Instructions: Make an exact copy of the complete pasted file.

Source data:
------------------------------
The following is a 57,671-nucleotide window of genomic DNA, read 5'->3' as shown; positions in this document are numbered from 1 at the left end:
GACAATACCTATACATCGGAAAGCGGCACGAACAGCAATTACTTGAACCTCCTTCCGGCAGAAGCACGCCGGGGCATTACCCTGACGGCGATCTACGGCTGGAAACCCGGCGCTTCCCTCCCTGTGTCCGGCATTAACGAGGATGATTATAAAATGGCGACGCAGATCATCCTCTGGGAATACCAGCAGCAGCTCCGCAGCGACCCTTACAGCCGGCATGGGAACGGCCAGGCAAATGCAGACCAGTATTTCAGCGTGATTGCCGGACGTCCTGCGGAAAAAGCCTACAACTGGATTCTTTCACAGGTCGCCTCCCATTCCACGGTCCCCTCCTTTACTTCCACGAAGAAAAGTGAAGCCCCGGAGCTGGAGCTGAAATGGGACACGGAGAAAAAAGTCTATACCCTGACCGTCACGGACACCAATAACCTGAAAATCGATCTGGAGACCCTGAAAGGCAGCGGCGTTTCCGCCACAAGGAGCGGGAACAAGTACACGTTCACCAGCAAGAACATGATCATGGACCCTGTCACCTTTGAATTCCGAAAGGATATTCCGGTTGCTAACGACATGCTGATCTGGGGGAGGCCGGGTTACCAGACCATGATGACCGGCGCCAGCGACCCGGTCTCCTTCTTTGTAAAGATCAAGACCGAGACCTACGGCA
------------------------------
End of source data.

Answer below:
The following is a 57,671-nucleotide window of genomic DNA, read 5'->3' as shown; positions in this document are numbered from 1 at the left end:
GACAATACCTATACATCGGAAAGCGGCACGAACAGCAATTACTTGAACCTCCTTCCGGCAGAAGCACGCCGGGGCATTACCCTGACGGCGATCTACGGCTGGAAACCCGGCGCTTCCCTCCCTGTGTCCGGCATTAACGAGGATGATTATAAAATGGCGACGCAGATCATCCTCTGGGAATACCAGCAGCAGCTCCGCAGCGACCCTTACAGCCGGCATGGGAACGGCCAGGCAAATGCAGACCAGTATTTCAGCGTGATTGCCGGACGTCCTGCGGAAAAAGCCTACAACTGGATTCTTTCACAGGTCGCCTCCCATTCCACGGTCCCCTCCTTTACTTCCACGAAGAAAAGTGAAGCCCCGGAGCTGGAGCTGAAATGGGACACGGAGAAAAAAGTCTATACCCTGACCGTCACGGACACCAATAACCTGAAAATCGATCTGGAGACCCTGAAAGGCAGCGGCGTTTCCGCCACAAGGAGCGGGAACAAGTACACGTTCACCAGCAAGAACATGATCATGGACCCTGTCACCTTTGAATTCCGAAAGGATATTCCGGTTGCTAACGACATGCTGATCTGGGGGAGGCCGGGTTACCAGACCATGATGACCGGCGCCAGCGACCCGGTCTCCTTCTTTGTAAAGATCAAGACCGAGACCTACGGCA